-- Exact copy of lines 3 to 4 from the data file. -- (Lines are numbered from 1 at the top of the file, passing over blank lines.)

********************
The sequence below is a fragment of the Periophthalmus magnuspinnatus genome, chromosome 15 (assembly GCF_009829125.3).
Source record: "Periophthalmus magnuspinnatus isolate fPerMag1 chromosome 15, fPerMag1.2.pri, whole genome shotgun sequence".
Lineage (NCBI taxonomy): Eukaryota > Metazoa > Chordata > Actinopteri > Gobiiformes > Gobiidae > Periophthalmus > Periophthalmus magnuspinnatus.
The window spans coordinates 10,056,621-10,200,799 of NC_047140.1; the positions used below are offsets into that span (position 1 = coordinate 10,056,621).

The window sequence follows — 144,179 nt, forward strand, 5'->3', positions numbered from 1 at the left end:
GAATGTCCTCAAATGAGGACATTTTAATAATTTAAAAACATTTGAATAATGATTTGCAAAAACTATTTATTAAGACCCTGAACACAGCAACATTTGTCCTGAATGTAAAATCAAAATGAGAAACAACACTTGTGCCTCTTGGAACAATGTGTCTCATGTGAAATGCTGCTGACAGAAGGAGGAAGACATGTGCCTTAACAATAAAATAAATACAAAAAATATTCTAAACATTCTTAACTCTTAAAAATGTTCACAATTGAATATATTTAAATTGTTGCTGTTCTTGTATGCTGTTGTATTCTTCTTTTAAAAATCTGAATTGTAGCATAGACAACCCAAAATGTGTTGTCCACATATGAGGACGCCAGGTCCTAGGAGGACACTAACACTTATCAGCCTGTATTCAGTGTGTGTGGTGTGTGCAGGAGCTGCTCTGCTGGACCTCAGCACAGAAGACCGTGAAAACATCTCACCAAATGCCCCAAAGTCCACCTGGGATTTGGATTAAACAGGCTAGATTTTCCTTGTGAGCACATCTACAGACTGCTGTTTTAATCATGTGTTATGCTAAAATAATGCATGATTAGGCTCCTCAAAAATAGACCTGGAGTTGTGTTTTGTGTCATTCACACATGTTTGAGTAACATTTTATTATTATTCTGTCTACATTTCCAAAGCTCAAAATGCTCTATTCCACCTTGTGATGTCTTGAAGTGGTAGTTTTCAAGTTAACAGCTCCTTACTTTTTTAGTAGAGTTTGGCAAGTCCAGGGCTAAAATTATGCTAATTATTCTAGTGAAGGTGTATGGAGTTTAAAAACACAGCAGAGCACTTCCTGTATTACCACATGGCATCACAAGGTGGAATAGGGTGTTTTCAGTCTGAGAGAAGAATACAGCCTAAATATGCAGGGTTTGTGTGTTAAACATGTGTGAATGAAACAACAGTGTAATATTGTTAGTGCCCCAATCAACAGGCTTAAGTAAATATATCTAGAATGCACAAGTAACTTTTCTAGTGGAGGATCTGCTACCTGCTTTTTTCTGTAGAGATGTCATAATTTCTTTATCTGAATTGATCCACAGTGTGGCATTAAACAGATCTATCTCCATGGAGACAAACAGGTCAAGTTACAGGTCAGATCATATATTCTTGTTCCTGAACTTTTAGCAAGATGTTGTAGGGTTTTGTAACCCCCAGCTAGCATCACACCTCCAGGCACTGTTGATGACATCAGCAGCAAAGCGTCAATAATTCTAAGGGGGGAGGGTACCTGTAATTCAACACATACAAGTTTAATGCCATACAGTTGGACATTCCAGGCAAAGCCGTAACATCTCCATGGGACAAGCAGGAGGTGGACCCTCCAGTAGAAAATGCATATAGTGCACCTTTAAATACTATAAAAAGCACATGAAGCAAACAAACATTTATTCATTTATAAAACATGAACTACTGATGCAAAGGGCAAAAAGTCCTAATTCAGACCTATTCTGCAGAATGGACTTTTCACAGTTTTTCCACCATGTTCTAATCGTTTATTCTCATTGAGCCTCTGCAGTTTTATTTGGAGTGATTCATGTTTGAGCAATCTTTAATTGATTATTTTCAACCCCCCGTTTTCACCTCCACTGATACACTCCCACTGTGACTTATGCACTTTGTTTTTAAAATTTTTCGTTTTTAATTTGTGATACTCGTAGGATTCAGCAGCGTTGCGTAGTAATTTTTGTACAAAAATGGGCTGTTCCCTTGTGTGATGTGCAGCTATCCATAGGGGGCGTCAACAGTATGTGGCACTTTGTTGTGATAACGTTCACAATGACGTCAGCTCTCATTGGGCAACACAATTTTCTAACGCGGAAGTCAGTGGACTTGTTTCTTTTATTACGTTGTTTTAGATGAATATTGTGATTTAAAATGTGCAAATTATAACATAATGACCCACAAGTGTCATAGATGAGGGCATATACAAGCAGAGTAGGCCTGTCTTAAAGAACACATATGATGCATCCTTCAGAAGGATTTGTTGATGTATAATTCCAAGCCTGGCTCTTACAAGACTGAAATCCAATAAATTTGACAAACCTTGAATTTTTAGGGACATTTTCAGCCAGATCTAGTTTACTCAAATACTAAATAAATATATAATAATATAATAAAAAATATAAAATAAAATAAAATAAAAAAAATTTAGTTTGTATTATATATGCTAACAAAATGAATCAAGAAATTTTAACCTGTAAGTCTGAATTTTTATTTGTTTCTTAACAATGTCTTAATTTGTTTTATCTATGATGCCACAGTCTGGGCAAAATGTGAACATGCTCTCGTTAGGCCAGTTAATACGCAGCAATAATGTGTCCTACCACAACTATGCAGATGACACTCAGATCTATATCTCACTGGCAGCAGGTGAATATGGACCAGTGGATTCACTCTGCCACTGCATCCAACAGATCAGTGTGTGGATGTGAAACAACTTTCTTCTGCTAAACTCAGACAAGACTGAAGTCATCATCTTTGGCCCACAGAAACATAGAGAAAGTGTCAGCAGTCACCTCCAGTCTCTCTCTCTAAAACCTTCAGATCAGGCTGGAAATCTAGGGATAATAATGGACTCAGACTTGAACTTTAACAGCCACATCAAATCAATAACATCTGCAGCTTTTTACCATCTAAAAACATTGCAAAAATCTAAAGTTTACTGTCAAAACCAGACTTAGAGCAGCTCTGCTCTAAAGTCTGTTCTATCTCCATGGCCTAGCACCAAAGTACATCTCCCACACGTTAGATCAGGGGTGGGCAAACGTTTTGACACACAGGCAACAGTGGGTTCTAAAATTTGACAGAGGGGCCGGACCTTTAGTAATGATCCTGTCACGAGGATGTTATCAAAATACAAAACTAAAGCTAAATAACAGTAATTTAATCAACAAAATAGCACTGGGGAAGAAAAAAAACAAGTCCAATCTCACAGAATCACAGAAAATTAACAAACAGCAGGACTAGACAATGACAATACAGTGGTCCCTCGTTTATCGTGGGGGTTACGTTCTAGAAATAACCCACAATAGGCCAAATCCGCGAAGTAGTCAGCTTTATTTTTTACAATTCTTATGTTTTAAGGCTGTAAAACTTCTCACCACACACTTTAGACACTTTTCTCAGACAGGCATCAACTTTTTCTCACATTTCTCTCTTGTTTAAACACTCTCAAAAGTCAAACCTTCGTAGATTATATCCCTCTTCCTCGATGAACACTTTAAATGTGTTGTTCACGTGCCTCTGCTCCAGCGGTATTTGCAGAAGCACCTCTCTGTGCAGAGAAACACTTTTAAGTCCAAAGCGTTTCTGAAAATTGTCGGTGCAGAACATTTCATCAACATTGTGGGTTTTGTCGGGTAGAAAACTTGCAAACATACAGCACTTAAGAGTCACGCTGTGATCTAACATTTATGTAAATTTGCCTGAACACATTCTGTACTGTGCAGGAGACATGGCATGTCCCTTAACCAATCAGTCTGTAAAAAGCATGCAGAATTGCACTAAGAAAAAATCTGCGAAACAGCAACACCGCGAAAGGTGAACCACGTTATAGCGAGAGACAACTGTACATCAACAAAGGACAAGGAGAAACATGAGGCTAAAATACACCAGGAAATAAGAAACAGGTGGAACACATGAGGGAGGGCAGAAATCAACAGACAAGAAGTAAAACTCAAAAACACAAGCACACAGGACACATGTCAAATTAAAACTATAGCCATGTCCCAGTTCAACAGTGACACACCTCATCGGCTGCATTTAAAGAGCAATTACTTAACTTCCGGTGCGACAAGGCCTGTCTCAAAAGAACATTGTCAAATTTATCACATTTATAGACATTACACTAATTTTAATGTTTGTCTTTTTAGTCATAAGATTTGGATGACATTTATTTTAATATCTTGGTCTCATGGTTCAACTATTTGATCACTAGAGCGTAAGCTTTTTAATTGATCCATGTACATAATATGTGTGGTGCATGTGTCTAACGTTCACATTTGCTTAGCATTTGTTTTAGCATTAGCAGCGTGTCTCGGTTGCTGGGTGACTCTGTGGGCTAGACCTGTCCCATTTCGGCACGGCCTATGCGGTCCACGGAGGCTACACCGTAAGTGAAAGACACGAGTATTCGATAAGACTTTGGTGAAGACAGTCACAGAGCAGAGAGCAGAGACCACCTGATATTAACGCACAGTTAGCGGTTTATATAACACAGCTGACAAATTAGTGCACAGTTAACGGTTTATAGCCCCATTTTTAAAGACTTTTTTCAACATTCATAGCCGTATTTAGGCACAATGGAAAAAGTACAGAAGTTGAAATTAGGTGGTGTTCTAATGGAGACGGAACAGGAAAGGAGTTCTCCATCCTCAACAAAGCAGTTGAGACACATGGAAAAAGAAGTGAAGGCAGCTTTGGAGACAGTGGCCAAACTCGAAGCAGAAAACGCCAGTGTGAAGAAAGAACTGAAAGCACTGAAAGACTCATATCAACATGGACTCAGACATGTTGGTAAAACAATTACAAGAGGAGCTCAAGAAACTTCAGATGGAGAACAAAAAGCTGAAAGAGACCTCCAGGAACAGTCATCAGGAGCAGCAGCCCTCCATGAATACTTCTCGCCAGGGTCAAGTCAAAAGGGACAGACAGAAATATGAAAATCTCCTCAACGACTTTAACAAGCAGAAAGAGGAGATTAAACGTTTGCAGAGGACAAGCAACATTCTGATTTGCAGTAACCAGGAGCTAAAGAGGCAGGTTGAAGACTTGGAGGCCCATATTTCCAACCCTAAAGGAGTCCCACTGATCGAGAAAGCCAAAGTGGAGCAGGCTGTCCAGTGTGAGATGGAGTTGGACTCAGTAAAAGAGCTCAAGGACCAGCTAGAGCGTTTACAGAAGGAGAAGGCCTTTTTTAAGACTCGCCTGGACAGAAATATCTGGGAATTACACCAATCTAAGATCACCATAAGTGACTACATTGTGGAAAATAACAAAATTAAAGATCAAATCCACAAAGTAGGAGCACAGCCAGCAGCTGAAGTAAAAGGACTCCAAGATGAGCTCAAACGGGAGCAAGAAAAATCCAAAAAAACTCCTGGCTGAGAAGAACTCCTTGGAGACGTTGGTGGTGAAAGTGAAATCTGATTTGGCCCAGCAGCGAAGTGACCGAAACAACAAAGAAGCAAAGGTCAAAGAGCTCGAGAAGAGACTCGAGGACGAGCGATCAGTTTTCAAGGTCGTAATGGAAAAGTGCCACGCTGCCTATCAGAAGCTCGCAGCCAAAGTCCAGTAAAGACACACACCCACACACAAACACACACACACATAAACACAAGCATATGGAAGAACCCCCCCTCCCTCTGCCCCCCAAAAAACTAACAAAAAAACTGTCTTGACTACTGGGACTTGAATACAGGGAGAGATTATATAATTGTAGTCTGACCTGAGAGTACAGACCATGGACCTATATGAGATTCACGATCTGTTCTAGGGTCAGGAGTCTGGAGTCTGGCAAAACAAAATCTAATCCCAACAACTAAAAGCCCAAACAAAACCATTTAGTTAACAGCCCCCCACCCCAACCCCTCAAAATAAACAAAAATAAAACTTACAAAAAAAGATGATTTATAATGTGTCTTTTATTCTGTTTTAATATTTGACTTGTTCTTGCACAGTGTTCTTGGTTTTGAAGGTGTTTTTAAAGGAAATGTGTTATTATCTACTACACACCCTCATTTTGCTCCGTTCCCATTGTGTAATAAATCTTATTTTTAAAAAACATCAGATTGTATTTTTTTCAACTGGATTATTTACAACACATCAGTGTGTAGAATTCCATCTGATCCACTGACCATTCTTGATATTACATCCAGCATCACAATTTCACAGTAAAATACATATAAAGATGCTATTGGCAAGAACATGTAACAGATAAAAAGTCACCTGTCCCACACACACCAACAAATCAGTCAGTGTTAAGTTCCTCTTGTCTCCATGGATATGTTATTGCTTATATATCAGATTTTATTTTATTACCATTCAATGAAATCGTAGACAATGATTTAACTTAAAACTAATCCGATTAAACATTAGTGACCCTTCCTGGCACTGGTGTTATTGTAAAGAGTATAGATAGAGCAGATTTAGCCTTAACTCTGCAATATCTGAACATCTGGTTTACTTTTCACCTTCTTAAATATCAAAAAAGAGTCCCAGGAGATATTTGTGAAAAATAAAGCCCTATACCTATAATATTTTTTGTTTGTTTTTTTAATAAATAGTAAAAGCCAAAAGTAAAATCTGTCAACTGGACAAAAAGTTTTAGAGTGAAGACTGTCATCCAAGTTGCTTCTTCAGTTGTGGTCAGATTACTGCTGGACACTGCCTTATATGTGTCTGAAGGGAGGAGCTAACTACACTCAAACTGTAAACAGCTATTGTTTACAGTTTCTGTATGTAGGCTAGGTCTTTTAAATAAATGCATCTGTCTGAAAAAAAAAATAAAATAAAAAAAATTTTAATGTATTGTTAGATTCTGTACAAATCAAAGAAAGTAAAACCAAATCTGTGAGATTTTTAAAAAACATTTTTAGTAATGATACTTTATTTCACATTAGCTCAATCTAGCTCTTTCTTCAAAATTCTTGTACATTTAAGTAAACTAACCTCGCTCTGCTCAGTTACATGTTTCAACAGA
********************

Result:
Lineage (NCBI taxonomy): Eukaryota > Metazoa > Chordata > Actinopteri > Gobiiformes > Gobiidae > Periophthalmus > Periophthalmus magnuspinnatus.
The window spans coordinates 10,056,621-10,200,799 of NC_047140.1; the positions used below are offsets into that span (position 1 = coordinate 10,056,621).